Think of a LibertySeed presentation as a conversation with a TEOTWAWKI survivor: you get to hear vivid accounts of the preparations made, the networking put into place, the brilliant minds who sparked fires of liberty, and the faithful men who carried on and endured more pain than we can imagine. As you hear this fascinating history – your story – you will begin to understand why our nation’s government was set up the way it is. You will regain motivation to make the best possible use of the freedoms you have been given. You will come to understand that our forefathers used the bullet box to set up a system of government which we can influence in much easier forms: through the ballot box and the soapbox .
All this you get at a LibertySeed, as you hear of men who “knew very well what they are about.”

Men Who Know Very Well What They Are About

Before April 19, 1775, Lord Hugh Percy of the British forces held the colonials in disdain, considering them inept, uncouth backwoodsmen. However, after observing their skill and resolution that day, he wrote home with a completely different opinion: “Whoever looks upon them as an irregular mob, will find himself very much mistaken. They have men amongst them who know very well what they are about.”
He was talking about men like John Parker, captain of the Lexington Training Band – a man dying of tuberculosis who chose to spend his last days burning resolute determination into the souls of his men as they faced off against far superior forces, instead of considering himself exempt from serving…

Men like Isaac Davis, captain of the Acton Minutemen, who raised his sword at the North Bridge when a charge was deemed necessary and declared, “I have not a man who is afraid to go!” – and women like his wife, 29-year-old Hannah, who let him walk out the door that morning leaving her with four deathly ill children and a sickening premonition that was realized a few hours later when his corpse was carried into her parlor, a musket ball having pierced his chest and taken his life…

Men like 80-year-old Deacon Josiah Haynes, who turned out with the militia and set a rapid pace on the road, leaving the young minutemen panting behind him, until he was killed during the Regulars’ nightmarish retreat from Concord – killed while leading his townsmen from the front…

And men like Paul Revere, who became famous for words he never spoke (instead of, “The British are coming!” he actually called out, “The Regulars are out!” since everyone at that time was British), while key facts about his midnight ride– such as his capture by a British patrol before he reached Concord—remain unknown to most Americans…

As a LibertySeed presentation offers the gripping stories of these and many other men and women, it helps you to educate your children and your community on their nation’s heritage. You can play an important role in the survival of the spirit of liberty in our country simply by scheduling a LibertySeed presentation.

How To Schedule a LibertySeed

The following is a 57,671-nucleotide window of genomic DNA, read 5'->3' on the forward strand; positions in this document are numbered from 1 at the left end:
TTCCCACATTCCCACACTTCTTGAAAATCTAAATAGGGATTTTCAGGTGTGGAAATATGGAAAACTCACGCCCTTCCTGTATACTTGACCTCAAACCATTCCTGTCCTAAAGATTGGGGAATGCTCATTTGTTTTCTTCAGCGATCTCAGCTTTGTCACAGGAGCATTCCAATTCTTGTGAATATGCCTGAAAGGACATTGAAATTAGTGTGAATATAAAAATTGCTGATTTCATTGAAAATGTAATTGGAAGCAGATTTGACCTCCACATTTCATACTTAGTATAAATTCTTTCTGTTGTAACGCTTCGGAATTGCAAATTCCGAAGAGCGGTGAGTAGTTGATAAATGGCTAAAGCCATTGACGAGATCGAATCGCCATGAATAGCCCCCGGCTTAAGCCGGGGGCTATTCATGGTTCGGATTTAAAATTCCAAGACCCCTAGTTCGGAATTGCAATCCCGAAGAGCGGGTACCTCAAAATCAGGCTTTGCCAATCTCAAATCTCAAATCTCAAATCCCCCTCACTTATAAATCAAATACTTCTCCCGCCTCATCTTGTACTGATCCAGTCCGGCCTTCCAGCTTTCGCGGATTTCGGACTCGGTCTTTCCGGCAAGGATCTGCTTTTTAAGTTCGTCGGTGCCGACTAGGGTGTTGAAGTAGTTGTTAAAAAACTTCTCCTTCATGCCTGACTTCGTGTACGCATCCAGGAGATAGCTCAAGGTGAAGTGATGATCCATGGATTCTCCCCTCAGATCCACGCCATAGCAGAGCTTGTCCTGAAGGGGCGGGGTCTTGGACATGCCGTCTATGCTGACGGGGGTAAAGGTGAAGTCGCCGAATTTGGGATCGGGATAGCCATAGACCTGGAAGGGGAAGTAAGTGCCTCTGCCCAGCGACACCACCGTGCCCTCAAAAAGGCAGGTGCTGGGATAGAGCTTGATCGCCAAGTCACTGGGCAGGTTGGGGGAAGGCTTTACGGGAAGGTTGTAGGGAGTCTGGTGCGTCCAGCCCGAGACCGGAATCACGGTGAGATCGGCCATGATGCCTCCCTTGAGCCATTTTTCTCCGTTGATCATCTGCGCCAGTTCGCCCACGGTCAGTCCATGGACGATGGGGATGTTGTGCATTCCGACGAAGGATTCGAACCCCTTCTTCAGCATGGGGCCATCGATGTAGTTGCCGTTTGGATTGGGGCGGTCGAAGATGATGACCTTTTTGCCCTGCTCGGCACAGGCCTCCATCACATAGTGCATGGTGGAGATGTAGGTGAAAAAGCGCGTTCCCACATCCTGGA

To schedule a LibertySeed presentation, simply contact the RWVA through the site A volunteer instructor in your area will work with you to organize the details of the presentation, creating an event tailored to your needs.

A typical LibertySeed presentation is often 90 minutes long and includes all Three Strikes of the Match – the three encounters between the colonial militia and the British Regulars on April 19, 1775 that culminated in the beginning of the Revolutionary War. However, the timeframe and contents can be adjusted.

For example, the RWVA has conducted LibertySeed presentations at elementary and junior high schools, political club meetings, church retreats, convention workshops, prepper expos, gun shows, backyard picnics, or even around a restaurant table after a ladies’ range day. You may request a luncheon speaker who will give a condensed history in 20-30 minutes, or a female volunteer who can address your women’s group, or a presenter who is experienced at working with children to tell the Three Strikes in an engaging and interactive format for a homeschool co-op. Your event can be private – only for you and your friends, or public – posted on for your community to attend.

There is no charge to you or your guests for a LibertySeed event. RWVA volunteers consider it a pleasure and an honor to reawaken their fellow Americans to our shared heritage of liberty, and they give their time generously in an effort to bail out the sinking ship that our nation has become.

How Are You Preparing for Liberty?

Perhaps it’s too late to save America. Perhaps the ship has already sunk too far and a complete national collapse is inevitable. Or perhaps not, if we are zealous to reawaken the spirit of liberty in ourselves and our countrymen.

As you’re preparing for the survival of TEOTWAWKI, consider a conversation with those who’ve been there already. Sure, learn survival skills and be wise about stocking up necessary supplies for whatever may come your way. But don’t forget about the real goal of prepping – not just getting through, but keeping the spirit of liberty alive and well. It may be that, among all the seeds you want to have for your survival, the LibertySeed is the most important. Be sure to get yourself one.
Copyright 2005-2012 James Wesley, Rawles – All Rights Reserved